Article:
After years of false starts and frustrating dead-ends, Hydes announced earlier this month he had discovered his birth parents. On a Facebook page set up to document his search, Hydes said genealogical research had led to the breakthrough.
But Hydes has only part of the picture. "[W]e have been able to trace and confirm my birth family," he wrote on Facebook earlier this month. "Unfortunately my birth mum has passed away so I am unable to find out exactly what happened and why."
As Hydes told the Independent in 2016, the tragedy of his abandonment was countered by a loving childhood with his adoptive parents, Sandra and John, and three sisters. Hydes, now a landscape gardener, only began to wonder about his roots after he and his partner, Sammy, had their first child, a daughter named Alanna.
As he began his search in 2004, it became clear he was facing a difficult job. First, he assembled everything he could related to Gary Gatwick's 15 minutes of fame. Press reports from the time documented the kindnesses showered on the abandoned boy on the day he was discovered.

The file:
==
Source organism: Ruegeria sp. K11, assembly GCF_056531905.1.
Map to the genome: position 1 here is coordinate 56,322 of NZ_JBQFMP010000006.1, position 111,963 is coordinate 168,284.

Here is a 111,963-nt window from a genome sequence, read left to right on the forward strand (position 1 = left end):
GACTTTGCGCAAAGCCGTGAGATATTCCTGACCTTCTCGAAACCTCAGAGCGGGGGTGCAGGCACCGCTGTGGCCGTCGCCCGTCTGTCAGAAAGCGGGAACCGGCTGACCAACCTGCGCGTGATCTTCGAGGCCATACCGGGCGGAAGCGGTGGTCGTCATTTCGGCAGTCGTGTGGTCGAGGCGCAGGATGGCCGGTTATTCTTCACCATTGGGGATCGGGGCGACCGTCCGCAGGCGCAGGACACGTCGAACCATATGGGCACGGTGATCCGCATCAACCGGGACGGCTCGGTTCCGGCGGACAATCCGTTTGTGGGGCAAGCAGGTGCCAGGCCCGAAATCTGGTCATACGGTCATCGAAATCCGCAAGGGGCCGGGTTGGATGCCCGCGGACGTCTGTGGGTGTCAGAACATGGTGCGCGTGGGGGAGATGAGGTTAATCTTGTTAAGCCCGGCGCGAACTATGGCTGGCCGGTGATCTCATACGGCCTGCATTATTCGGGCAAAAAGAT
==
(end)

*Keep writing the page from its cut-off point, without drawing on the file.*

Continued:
According to the Guardian, the airport's public relations team arranged for him to return to Gatwick to meet them - the police officer who fed him; the staffers who used their tea money for new clothes; the woman who wrapped the baby in her scarf; and Wright, the one who discovered him on the floor.
"They knew more about me in some ways than I knew about myself," he told the paper. "What amazed me was how much they cared."
Official documentation was less helpful. When Hydes requested the official police files from the investigation, he learned the paperwork had been destroyed.
Hydes was particularly troubled because the records would likely contain more information about one of the more interesting leads buried in the press reports: two days after he was found, a woman called the Gatwick police claiming to be the baby's mother. According to the Guardian, the caller said she had been too young to have a baby, his name was Michael, and gave the name of another woman who would look after the child.